Schedule Seasonal Posts

But be on the lookout in case a crisis (local, national, or international) happens. Your church does not want to appear insensitive by seemingly ignoring a critical situation because your posts are automated and do not match the current happening.

Also, be mindful of seasons or holidays. When scheduling your posts, think about what holiday might be coming up and try to create content to pair with the time. 

How to Schedule Facebook Posts

Facebook posts are quite easy to schedule.

  1. Log on to your church’s page
  2. Click the “Write a post…” box
  3. Insert your post (graphic, video, etc.)
  4. Instead of Clicking “Share Now,” select the drop-down arrow and click “Schedule”
  5. Select the date you would like the post to be published
  6. Click “Schedule” to confirm the date
  7. Click “Schedule Post” to save it

While scheduling your post saves you time, stay on top of your scheduling calendar so the posts are timely.

7. Plan your Livestreams

While streaming your church’s sermon on Facebook is beneficial to those who are not able to attend your Sabbath services, the Facebook Live button can be used in a variety of ways to boost page engagement.

Include a Host in your Livestream

If you decide to stream your service, add a personal touch by having someone introduce and close the program. 

The ‘host’ can use an intro similar to this:

“Thank you for tuning in to our Facebook Live for our Sabbath service this morning. Wherever you are, we hope that you are blessed. 

We would like to connect with you. If you have a prayer or song request, send a message right here on our Facebook page. Perhaps you would like to study the Bible more. We have an online Bible study group that meets on Sunday evenings for 45 minutes. To sign up, just send us a message and we’ll send the necessary information to you. 

Once again, thank you for visiting our Facebook page!”

This intro can help the viewer feel connected to the community.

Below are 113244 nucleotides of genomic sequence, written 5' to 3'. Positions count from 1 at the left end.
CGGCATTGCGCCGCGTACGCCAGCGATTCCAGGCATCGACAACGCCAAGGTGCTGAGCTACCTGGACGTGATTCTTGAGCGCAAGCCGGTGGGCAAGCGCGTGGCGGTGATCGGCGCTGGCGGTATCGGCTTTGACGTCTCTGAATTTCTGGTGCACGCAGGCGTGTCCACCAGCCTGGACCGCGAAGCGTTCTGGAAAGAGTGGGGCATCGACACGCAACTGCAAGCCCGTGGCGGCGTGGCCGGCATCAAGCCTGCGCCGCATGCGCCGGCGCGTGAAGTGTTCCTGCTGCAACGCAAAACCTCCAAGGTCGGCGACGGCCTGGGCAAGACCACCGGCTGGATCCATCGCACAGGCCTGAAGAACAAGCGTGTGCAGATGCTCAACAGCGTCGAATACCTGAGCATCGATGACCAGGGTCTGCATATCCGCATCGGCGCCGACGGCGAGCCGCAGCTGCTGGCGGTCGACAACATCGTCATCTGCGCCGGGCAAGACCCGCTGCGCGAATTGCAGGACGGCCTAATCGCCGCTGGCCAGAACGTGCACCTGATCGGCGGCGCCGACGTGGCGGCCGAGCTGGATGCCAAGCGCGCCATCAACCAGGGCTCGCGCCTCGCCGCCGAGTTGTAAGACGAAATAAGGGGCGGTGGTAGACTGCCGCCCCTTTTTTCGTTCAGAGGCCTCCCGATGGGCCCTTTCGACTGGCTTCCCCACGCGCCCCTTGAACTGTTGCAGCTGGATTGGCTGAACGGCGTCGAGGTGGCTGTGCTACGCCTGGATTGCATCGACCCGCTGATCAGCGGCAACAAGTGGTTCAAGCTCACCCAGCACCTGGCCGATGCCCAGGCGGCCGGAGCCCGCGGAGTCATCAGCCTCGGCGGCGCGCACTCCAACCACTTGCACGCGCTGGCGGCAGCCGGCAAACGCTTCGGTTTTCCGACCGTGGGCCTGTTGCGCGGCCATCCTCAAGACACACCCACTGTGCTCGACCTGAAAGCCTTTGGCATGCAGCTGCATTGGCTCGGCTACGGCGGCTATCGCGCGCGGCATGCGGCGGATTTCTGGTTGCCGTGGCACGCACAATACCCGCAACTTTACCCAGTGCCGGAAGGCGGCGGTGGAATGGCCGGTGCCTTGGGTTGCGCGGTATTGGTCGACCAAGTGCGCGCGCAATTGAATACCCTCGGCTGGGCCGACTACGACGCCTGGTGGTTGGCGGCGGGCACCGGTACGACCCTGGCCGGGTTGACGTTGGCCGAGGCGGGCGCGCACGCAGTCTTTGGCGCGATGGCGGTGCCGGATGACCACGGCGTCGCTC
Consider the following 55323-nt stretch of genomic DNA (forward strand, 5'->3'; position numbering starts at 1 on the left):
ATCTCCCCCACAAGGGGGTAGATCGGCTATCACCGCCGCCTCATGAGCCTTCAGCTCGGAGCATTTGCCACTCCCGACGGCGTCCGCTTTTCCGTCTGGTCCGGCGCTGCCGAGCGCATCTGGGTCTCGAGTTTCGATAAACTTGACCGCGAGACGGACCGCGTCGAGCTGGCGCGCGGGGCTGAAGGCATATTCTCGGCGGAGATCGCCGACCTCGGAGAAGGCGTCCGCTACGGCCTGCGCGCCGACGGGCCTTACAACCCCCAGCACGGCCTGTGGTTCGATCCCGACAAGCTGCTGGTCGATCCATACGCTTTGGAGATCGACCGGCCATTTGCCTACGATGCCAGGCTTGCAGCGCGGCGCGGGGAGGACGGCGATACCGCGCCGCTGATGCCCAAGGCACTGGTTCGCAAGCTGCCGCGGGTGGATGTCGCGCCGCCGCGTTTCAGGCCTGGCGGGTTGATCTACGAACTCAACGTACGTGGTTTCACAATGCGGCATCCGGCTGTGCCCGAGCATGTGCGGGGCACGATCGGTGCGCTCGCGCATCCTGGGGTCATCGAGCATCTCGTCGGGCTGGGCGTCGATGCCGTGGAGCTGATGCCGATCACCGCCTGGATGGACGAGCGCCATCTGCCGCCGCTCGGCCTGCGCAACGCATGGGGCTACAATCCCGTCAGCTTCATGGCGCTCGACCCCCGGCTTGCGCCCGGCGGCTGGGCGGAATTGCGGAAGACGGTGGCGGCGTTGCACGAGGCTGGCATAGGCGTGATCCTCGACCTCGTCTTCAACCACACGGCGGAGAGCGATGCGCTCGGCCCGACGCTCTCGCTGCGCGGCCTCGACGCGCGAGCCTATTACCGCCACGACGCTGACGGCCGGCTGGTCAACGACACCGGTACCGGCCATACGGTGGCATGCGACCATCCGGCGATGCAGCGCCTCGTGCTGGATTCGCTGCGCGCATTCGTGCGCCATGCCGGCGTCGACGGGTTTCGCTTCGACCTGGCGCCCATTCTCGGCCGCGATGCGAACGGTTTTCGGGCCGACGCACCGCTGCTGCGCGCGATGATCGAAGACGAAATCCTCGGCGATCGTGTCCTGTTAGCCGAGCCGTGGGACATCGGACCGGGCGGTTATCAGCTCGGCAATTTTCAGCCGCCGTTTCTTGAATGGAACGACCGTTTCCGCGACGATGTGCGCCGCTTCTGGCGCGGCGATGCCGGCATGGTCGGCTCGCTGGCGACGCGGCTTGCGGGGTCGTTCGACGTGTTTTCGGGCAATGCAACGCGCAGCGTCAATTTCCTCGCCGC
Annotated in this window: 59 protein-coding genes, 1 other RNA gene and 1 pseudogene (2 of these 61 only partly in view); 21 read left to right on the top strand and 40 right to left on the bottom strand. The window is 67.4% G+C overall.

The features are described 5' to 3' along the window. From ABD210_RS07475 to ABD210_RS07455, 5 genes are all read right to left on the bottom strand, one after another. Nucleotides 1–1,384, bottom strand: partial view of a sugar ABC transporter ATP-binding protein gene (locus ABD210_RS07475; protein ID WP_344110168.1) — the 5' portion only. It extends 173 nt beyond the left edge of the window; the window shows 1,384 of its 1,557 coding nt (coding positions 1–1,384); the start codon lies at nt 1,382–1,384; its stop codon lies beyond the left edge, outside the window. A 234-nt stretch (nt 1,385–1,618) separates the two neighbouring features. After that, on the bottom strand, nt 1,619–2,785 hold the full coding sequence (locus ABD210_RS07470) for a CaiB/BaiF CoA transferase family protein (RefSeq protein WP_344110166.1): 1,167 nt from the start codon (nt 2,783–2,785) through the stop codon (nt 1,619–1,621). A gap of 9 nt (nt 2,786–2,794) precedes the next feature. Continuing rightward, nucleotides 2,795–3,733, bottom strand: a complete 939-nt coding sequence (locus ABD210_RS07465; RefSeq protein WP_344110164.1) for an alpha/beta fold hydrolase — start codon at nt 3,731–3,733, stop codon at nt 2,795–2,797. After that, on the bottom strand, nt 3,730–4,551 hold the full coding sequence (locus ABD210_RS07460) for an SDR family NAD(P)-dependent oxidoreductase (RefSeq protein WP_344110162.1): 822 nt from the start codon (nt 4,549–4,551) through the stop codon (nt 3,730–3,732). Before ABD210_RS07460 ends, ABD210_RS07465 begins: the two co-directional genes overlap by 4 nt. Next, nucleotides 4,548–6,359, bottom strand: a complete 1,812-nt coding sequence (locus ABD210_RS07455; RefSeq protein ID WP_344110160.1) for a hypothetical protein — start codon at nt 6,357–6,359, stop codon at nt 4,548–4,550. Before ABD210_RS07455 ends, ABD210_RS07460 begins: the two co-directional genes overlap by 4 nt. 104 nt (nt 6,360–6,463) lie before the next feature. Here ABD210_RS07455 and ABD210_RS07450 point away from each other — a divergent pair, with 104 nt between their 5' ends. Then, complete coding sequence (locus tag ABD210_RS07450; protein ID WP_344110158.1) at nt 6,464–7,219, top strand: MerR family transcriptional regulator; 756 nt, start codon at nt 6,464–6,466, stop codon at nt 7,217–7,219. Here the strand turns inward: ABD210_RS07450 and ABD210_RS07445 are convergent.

It also gives several Calls to Action (a direct prompt to get the audience to respond and take action). This is an optimum way to get your viewing audience directly involved. 

Plan your livestreams and be intentional about what you hope to accomplish as a result. Planning and goal-setting will help you make improvements, thereby, growing your audience. 

As you plan, check out this article to learn about 6 creative ways to use Facebook Live for ministry.

8. Create Facebook groups

As we discussed earlier, Facebook aims to encourage meaningful interactions between users. 

Studies show that people who actively use social media (commenting and engaging) have lower risks for loneliness and depression. This is in comparison to those who passively use social platforms (just scrolling).

Increasing Dialogue

To encourage more engagement and dialogue, more emphasis is being placed on Facebook Groups. Groups are Facebook communities formed with individuals who share a common interest. These groups can have millions of members. 

By creating groups for your church’s page, you have a unique opportunity to connect with members and visitors.

Nona Jones, leader for Facebook’s Faith-based Partnerships, compares groups to different rooms in a house while your page is the front door. The aim is to get visitors past the front door, into the house where you can build bonds with them.

Groups open the door for more dialogue and provide a personal feel. 

You can create groups for various branches of your church. So, rather than creating different pages for the youth department, women ministries, or the music department, these can be groups that members can join.

Get church members involved in digital evangelism by inviting them to create groups based on interests or Bible topics. Through this method, they have a group of people that they can disciple.

How to Create a Group:

  1. Click “Create” in the top right of Facebook and select “Group.”
  2. Enter your group name, add group members, and then choose the privacy option for your group.
  3. Click “Create.”
  4. Once you create your group, personalize it by uploading a cover photo and adding a description.


For more, read this article about creating your church’s social media ministry.

Most important Step

We covered a lot, and I hope you’re feeling inspired. As you get excited to make changes, remember, you don’t need to try to cover all of these points at once. Choose one item and work on that for the following week.

The most important thing to remember is the aid you have available to you through the help of the Holy Spirit. Social Media is a mission field, so do not hesitate to pray during the process of building your church’s page.